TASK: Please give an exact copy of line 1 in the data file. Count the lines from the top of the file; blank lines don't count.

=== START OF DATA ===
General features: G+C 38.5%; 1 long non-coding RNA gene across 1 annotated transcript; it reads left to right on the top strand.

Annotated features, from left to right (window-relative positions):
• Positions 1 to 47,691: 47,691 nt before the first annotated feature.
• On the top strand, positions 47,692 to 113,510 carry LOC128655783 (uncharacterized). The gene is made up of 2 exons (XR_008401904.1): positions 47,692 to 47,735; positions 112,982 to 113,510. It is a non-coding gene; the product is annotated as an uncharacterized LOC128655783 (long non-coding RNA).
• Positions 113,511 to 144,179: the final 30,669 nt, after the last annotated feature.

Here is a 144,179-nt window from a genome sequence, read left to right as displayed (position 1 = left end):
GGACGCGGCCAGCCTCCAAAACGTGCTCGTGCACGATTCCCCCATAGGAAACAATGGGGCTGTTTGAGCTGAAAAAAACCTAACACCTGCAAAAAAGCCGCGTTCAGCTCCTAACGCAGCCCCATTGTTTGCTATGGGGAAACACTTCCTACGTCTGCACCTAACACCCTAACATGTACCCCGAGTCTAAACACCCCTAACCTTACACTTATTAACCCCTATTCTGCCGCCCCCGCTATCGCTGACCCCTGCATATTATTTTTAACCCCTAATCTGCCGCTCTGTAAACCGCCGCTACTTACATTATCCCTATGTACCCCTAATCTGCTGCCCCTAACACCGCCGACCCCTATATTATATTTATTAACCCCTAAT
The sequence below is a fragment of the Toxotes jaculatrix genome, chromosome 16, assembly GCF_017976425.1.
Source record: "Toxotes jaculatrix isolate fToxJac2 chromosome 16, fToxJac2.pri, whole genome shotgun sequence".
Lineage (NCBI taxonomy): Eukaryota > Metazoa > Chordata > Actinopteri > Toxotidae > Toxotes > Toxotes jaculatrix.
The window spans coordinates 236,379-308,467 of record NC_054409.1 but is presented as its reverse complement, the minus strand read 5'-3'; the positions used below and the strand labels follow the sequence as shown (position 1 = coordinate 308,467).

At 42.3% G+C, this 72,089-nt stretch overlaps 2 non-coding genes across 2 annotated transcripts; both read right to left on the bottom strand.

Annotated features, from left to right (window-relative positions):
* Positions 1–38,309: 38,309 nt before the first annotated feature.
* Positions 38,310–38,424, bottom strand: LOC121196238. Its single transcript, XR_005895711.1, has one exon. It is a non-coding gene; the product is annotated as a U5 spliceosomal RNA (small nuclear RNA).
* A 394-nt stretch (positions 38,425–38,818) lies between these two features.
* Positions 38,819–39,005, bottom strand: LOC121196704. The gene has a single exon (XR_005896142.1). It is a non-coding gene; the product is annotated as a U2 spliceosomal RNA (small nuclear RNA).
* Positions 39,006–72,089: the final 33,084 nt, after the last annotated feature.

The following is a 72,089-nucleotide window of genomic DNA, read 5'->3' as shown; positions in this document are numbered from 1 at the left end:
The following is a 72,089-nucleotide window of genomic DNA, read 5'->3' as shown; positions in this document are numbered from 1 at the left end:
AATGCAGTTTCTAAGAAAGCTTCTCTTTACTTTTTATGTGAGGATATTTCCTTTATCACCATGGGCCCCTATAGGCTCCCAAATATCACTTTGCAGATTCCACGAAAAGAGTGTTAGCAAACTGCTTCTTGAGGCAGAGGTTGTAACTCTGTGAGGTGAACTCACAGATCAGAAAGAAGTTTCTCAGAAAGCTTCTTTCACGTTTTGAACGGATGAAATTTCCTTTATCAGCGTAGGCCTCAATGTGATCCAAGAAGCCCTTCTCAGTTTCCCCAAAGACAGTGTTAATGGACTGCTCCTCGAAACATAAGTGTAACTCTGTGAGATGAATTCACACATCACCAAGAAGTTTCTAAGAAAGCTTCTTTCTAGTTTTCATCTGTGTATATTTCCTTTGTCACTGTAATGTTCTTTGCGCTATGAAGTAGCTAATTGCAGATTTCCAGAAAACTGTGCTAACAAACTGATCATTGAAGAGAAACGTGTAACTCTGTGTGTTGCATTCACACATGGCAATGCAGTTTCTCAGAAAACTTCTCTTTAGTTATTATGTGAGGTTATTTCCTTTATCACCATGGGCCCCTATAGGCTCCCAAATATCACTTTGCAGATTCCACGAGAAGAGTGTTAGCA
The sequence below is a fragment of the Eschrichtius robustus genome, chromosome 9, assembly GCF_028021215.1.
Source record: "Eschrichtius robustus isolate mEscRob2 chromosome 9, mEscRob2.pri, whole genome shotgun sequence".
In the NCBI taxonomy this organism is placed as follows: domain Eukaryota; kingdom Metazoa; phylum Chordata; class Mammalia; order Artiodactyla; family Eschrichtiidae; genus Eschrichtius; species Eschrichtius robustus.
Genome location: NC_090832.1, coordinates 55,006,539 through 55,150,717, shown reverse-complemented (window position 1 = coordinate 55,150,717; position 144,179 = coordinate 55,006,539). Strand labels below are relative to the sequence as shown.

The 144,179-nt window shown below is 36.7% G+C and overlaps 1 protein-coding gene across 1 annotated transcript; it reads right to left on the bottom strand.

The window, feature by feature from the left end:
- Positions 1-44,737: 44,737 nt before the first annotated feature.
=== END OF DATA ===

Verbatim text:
General features: G+C 38.5%; 1 long non-coding RNA gene across 1 annotated transcript; it reads left to right on the top strand.